Saturday, February 15, 2014

February comforts

This winter is getting ridiculous. Or at least it feels that way. I remember winters like this one from when I was a kid, when it felt like it snowed every second day and on the days it didn't, it was sunny and bright and freezing. Back then it was fun - playing in the snow in the schoolyard, again after school and on weekends, drinking a lot of hot chocolate, drying out snow-stiff mittens on the heating register, skating on the canal and on backyard rinks, watching the Olympics and wishing I was Liz Manley.

As an adult it's not so much fun, especially since I'm not really much for winter sports. I keep saying I'm going to buy some snowshoes and get out there. Maybe soon. I still need to get some new skates, so I can get out on the canal before it's done for the season. It's been a great year for it and I've been hibernating inside, making warming casseroles and yes, watching the Olympics semi-obsessively. As winter pastimes go, it's not so bad. At least we always have something nice and comforting to eat for dinner.

Early this week I put together a gigantic spinach and cheese lasagna which I've been having for lunch all week while Chris was away in Toronto. I'm saving the remaining three pieces for him so I can eat something different for a few days, but honestly it's very good. I will add a sauteed onion to the spinach mixture next time, because I think it could benefit from the depth of flavour, but that's nitpicking - it's good as is. Lasagna is only as good as your marinara sauce, in my opinion, so make or buy an awesome one and you're off to a great start.


Deep-dish spinach lasagna
nine lasagna noodles
4-5 cups marinara sauce
2 packages frozen chopped spinach, thawed and squeezed very dry
2 500-mL containers cottage cheese (can use half ricotta if you like)
3 cups shredded mozzarella cheese
1.5 cups grated parmesan or similar cheese
2 eggs
optional - 1 small onion, sauteed until soft in 1 tbsp olive oil

Cook noodles according to package directions, warm up your marinara sauce and preheat oven to 375F. In a large bowl combine the spinach, 2 cups mozzarella, 3/4 cup parmesan, cottage cheese, eggs, and salt and pepper to taste. Stir well and set aside.

In a 9 x 13 baking dish, lay down a good layer of marinara sauce and then place three well-drained noodles in a layer on top. Cover with half the spinach mixture, then pour a layer of sauce on top to cover completely. Repeat noodle and cheese layers, then a final layer of noodles and the remaining sauce. Top with the leftover mozzarella and parmesan. Bake for 45 minutes and then allow to stand for 15. Cut into 8 to 10 pieces and serve.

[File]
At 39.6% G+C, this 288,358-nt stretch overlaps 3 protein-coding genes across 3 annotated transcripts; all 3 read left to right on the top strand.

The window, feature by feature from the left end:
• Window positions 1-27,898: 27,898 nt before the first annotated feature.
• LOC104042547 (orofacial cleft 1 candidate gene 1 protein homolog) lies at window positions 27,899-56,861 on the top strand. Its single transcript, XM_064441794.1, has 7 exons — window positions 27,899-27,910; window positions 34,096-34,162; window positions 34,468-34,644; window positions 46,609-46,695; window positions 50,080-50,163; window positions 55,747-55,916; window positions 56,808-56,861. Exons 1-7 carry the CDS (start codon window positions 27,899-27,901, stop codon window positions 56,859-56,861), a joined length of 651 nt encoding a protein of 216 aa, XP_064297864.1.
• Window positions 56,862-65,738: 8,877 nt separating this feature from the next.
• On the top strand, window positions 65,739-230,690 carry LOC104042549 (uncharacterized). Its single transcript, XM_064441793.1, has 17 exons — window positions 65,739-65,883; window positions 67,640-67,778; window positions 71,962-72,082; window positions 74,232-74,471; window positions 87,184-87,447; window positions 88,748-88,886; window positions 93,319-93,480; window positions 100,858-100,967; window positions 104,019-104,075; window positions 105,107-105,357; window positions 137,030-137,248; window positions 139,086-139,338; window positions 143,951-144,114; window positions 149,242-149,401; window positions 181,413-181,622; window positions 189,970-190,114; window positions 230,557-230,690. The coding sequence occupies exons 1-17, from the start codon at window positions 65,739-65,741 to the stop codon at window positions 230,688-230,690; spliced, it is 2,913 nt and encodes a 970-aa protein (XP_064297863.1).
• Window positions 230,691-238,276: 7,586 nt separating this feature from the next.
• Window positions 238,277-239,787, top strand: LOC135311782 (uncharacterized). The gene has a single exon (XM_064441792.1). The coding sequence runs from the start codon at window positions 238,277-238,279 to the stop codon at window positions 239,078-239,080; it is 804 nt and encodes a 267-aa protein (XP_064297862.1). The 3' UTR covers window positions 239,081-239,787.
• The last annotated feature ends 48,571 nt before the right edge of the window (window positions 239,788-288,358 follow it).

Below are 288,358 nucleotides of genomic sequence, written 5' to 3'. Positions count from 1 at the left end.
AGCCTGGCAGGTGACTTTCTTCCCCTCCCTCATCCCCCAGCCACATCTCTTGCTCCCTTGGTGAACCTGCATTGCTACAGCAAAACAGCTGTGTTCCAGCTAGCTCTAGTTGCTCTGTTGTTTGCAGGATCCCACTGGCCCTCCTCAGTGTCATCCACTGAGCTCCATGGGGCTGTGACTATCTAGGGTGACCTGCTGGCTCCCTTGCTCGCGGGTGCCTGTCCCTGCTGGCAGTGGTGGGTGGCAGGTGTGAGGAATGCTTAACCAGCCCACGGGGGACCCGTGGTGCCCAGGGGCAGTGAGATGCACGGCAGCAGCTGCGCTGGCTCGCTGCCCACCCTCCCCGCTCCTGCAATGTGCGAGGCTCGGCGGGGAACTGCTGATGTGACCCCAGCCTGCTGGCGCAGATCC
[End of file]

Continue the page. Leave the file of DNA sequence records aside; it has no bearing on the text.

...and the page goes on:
My other comfort food triumph this week was last night's shakshouka, which benefited from extra time simmering on the stove while I waited for Chris to arrive home. (He got delayed helping some poor guy dig his car out from a snowbank on a tiny road off highway 7. Good man, that one.) It's a hybrid of the pepper-focused one from the Ottolenghi cookbook and the more tomato-heavy one in Jerusalem. Bell peppers are my favourite vegetable so I prefer that to be the focus, but I don't much care for thyme and bay leaves so I used the sweet paprika mentioned in the seasoning mix in Jerusalem. A local food blogger just opened a specialty spice shop in Ottawa's Little Italy and we got some Moroccan spices from her last week, so it was fun to use them. Most foods get modified all the time to serve the tastes of the consumers, so I think Yotam would be OK with my modifications.

In any event I think it turned out perfect and I will be making it this way henceforth, so I'm putting it here for memory's sake and because it's so delicious and warm and lovely that I think you should go make it too.


Friday Night Shakshouka
1/2 tsp cumin seeds
1 tbsp vegetable oil
2 red bell peppers, sliced into thin strips
2 yellow bell peppers, sliced into thin strips
1 large sweet onion, halved and sliced
2 cloves garlic, minced
1 28-oz can diced tomatoes, undrained
1 tbsp dark brown sugar
 1/4 tsp red pepper flakes
1 tsp sweet paprika
salt and pepper to taste
1 cup chopped fresh coriander

Optional but awesome: 1 cup full-fat Greek yogurt, mixed with 1/2 tsp salt (I used nonfat and stirred in 2 tbsp heavy cream)

In a large skillet toast the cumin seeds over high heat 1-2 minutes until fragrant, tossing so they don't burn. Add the oil and onions, and saute for 2 minutes. Add the peppers and sugar, and cook untl they take on some colour and are softened (can take ten minutes if the vegetables give off a lot of liquid; wait until it evaporates and the veg get a little browned). Add the tomatoes, garlic, spices, salt and pepper, and lower heat to medium-low. Simmer 1 hour until thick and saucy, adding a little vegetable broth or water if it gets dry. Stir in fresh coriander.

To serve, make 4 depressions in the sauce and crack an egg into each. Cover the pan and cook 8 minutes until whites are set but yolks are still wobbly. Scoop out two eggs with underlying sauce into each bowl (some sauce will be left over) and serve immediately with yogurt to garnish and toasted bread to sop up juices.

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